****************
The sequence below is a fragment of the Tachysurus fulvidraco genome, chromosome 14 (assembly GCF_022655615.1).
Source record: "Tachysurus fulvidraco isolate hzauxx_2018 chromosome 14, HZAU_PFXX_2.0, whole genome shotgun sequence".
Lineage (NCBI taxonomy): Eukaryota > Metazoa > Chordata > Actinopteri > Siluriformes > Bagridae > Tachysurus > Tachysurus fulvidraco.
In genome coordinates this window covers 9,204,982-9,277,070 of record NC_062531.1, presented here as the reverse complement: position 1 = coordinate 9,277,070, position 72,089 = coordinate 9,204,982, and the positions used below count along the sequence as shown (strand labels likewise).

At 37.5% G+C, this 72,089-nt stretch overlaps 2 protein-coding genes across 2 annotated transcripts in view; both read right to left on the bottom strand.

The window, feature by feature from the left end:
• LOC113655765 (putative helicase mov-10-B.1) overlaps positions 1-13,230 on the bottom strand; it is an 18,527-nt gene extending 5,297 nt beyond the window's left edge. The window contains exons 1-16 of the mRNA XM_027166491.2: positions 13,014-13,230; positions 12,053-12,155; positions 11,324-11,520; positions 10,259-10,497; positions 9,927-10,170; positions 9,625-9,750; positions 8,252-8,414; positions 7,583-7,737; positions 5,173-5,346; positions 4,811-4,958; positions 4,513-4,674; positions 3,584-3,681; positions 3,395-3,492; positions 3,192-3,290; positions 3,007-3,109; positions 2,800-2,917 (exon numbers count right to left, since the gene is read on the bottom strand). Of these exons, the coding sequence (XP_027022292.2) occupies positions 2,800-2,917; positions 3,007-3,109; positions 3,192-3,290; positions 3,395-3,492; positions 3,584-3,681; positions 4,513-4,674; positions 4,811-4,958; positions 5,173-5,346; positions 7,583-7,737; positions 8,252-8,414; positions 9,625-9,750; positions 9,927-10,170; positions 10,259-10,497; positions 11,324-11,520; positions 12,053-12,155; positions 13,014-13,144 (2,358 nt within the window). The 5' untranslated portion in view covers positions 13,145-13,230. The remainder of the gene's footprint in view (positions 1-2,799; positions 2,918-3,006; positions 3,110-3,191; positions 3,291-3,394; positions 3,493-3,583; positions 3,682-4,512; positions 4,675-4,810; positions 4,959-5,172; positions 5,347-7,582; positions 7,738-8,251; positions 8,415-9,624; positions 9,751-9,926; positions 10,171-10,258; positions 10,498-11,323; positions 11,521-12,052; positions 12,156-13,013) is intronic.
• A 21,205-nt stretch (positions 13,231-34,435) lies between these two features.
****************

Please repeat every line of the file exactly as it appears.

The sequence below is a fragment of the Tachysurus fulvidraco genome, chromosome 14 (assembly GCF_022655615.1).
Source record: "Tachysurus fulvidraco isolate hzauxx_2018 chromosome 14, HZAU_PFXX_2.0, whole genome shotgun sequence".
Lineage (NCBI taxonomy): Eukaryota > Metazoa > Chordata > Actinopteri > Siluriformes > Bagridae > Tachysurus > Tachysurus fulvidraco.
In genome coordinates this window covers 9,204,982-9,277,070 of record NC_062531.1, presented here as the reverse complement: position 1 = coordinate 9,277,070, position 72,089 = coordinate 9,204,982, and the positions used below count along the sequence as shown (strand labels likewise).

At 37.5% G+C, this 72,089-nt stretch overlaps 2 protein-coding genes across 2 annotated transcripts in view; both read right to left on the bottom strand.

The window, feature by feature from the left end:
• LOC113655765 (putative helicase mov-10-B.1) overlaps positions 1-13,230 on the bottom strand; it is an 18,527-nt gene extending 5,297 nt beyond the window's left edge. The window contains exons 1-16 of the mRNA XM_027166491.2: positions 13,014-13,230; positions 12,053-12,155; positions 11,324-11,520; positions 10,259-10,497; positions 9,927-10,170; positions 9,625-9,750; positions 8,252-8,414; positions 7,583-7,737; positions 5,173-5,346; positions 4,811-4,958; positions 4,513-4,674; positions 3,584-3,681; positions 3,395-3,492; positions 3,192-3,290; positions 3,007-3,109; positions 2,800-2,917 (exon numbers count right to left, since the gene is read on the bottom strand). Of these exons, the coding sequence (XP_027022292.2) occupies positions 2,800-2,917; positions 3,007-3,109; positions 3,192-3,290; positions 3,395-3,492; positions 3,584-3,681; positions 4,513-4,674; positions 4,811-4,958; positions 5,173-5,346; positions 7,583-7,737; positions 8,252-8,414; positions 9,625-9,750; positions 9,927-10,170; positions 10,259-10,497; positions 11,324-11,520; positions 12,053-12,155; positions 13,014-13,144 (2,358 nt within the window). The 5' untranslated portion in view covers positions 13,145-13,230. The remainder of the gene's footprint in view (positions 1-2,799; positions 2,918-3,006; positions 3,110-3,191; positions 3,291-3,394; positions 3,493-3,583; positions 3,682-4,512; positions 4,675-4,810; positions 4,959-5,172; positions 5,347-7,582; positions 7,738-8,251; positions 8,415-9,624; positions 9,751-9,926; positions 10,171-10,258; positions 10,498-11,323; positions 11,521-12,052; positions 12,156-13,013) is intronic.
• A 21,205-nt stretch (positions 13,231-34,435) lies between these two features.